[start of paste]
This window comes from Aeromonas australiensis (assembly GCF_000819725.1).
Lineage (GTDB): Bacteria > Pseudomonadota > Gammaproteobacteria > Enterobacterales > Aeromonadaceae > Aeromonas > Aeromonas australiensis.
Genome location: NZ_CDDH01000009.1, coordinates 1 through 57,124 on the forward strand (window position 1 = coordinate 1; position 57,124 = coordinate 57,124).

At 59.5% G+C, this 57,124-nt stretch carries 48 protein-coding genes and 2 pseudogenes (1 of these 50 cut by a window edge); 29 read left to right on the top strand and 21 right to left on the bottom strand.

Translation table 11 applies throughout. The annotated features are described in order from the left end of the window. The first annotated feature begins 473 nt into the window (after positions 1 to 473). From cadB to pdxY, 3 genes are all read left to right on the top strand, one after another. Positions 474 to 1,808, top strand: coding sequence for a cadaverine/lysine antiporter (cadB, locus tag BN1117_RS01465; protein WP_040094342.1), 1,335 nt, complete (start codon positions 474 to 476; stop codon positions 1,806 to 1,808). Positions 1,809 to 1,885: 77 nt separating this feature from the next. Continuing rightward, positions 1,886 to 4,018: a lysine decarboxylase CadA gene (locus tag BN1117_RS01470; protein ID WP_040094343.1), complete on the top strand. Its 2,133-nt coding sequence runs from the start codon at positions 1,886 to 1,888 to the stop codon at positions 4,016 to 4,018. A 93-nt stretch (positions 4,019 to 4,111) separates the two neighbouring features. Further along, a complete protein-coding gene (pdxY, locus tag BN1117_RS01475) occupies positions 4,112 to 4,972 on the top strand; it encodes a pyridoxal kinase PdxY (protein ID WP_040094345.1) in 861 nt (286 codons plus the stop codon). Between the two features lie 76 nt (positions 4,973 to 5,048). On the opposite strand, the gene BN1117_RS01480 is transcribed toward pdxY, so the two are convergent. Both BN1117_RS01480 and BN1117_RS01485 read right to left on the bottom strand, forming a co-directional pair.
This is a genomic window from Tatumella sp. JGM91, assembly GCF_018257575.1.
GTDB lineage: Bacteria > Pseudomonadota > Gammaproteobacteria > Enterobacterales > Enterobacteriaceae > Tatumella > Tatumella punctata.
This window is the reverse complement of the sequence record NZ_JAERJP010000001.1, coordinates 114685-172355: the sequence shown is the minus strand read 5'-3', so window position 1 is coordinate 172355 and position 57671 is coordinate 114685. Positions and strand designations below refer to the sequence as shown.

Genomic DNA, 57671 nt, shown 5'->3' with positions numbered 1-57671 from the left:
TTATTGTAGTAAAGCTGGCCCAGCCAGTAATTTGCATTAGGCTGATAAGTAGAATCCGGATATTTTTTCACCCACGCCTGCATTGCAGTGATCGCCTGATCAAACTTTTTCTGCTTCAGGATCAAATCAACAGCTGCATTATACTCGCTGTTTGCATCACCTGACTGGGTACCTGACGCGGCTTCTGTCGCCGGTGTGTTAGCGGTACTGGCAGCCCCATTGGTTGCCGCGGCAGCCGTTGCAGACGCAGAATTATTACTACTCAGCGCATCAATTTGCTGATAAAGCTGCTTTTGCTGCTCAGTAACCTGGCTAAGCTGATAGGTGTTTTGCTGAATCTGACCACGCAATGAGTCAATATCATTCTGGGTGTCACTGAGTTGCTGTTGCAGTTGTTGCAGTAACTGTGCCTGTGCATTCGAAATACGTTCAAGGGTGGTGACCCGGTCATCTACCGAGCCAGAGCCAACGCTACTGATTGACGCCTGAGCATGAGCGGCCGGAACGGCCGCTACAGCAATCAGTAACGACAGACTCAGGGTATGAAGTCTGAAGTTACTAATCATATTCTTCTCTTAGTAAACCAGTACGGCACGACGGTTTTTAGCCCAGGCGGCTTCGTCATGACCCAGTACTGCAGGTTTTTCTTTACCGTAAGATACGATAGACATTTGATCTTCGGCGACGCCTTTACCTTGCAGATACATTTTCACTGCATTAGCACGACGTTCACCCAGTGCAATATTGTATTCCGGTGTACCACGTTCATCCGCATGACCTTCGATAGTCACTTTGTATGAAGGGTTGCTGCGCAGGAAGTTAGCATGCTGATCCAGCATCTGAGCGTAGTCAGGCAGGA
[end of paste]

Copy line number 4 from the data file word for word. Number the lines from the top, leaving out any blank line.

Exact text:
At 59.5% G+C, this 57,124-nt stretch carries 48 protein-coding genes and 2 pseudogenes (1 of these 50 cut by a window edge); 29 read left to right on the top strand and 21 right to left on the bottom strand.